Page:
Saturday, 22 June 2013

Paul Malignaggi v Adrien Broner

American youngster Adrien Broner (27-0, 22) successfully leaped from Lightweight to Welterweight and claimed the WBA title from Paulie Malignaggi (32-5, 7) in a thoroughly competitive bout that defied the odds from the start to the end.

The defending champion started well with his work rate clearly taking him the first 2 rounds with out any issue at all, in fact the only issue was whether or not Broner should have been deducted a point for a flagrant low blow. Broner started incredibly slowly and appeared to looking to scout Malignaggi and it wasn't until round 3 that the highly touted youngster finally let his hands go and made a case for winning a round.

Having seen Broner move up a gear in round 3 Malignaggi came out for 4 to try and prove that he was still the champion and appeared to claim another round as Broner took the first minute off. In fact by the end of round 4 it was obvious that Broner wasn't so much an "elite boxer" than a boxer "with elite athletic abilities". Broner was looking one dimensional, technically limited and incredibly lazy in the ring despite having a huge power edge and incredibly fast hands. For those declaring Broner the next Mayweather questions need to be asked about what they were watching.

Broner picked up the pace in rounds 5 and 6 and despite landing an elbow at the end of round 5 he did look like a fighter who had the ability to move up the gears if he needed to. Going in to round 7 Broner looked like he was going to slowly break down Malignaggi but the local fighter showed off his toughness and landed his share of shots in round 7 that could well have gone either way.

In round 8 a pocket of fans did start what felt like a forced "Adrien Broner" chant though Malignaggi did actually have an excellent round that he may well stole with his flurries and activity whilst Broner,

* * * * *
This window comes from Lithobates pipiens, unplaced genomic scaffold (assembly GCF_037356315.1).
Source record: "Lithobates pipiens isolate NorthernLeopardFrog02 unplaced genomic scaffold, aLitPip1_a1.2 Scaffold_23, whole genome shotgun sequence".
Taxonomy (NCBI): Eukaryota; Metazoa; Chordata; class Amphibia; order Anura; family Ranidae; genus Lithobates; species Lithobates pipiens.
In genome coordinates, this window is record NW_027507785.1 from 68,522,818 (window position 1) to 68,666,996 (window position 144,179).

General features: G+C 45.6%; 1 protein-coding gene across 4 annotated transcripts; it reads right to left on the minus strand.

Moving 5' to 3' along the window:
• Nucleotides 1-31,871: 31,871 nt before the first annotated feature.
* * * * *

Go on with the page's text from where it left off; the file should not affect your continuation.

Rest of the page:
Broner opened up again in round 9 as he really tested the chin of Malignaggi who showed his trademark toughness and fired back every time he as caught. It was a sure sign that Malignaggi wasn't going to be intimidated by the younger, stronger man who at one point appeared to be slowing and not as lightning quick with his hands as he had been earlier.

The final 3 rounds seemed to all belong to Broner as Malignaggi's work rate had slowed dramatically. Instead of the regular flurries and movement we had seen earlier from Paulie he was happy to try and smother Broner and fight closer up. This appeared to stop Broner from getting the leverage on his shots that he needed and gave Maliganaggi a chance to catch his breath.

Sadly it was probably in those final 3 rounds that Malignaggi failed to do enough to claim the rounds he needed for a victory with the result being a highly unexpected split decision in favour of Broner.

In the post fight interview with Jim Grey of Showtime Malignaggi made it very obvious what he thought of the outlandish scorecard of Tom Schreck who had the bout 117-111 in favour of Broner. Questions do need to be asked about what Schreck was seeing, though if the words of Malignaggi are to be believed, he's in Al Haymon's pocket.

One thing we learned from this bout is that Broner is certainly a long, long way from being as good as he thinks he is.

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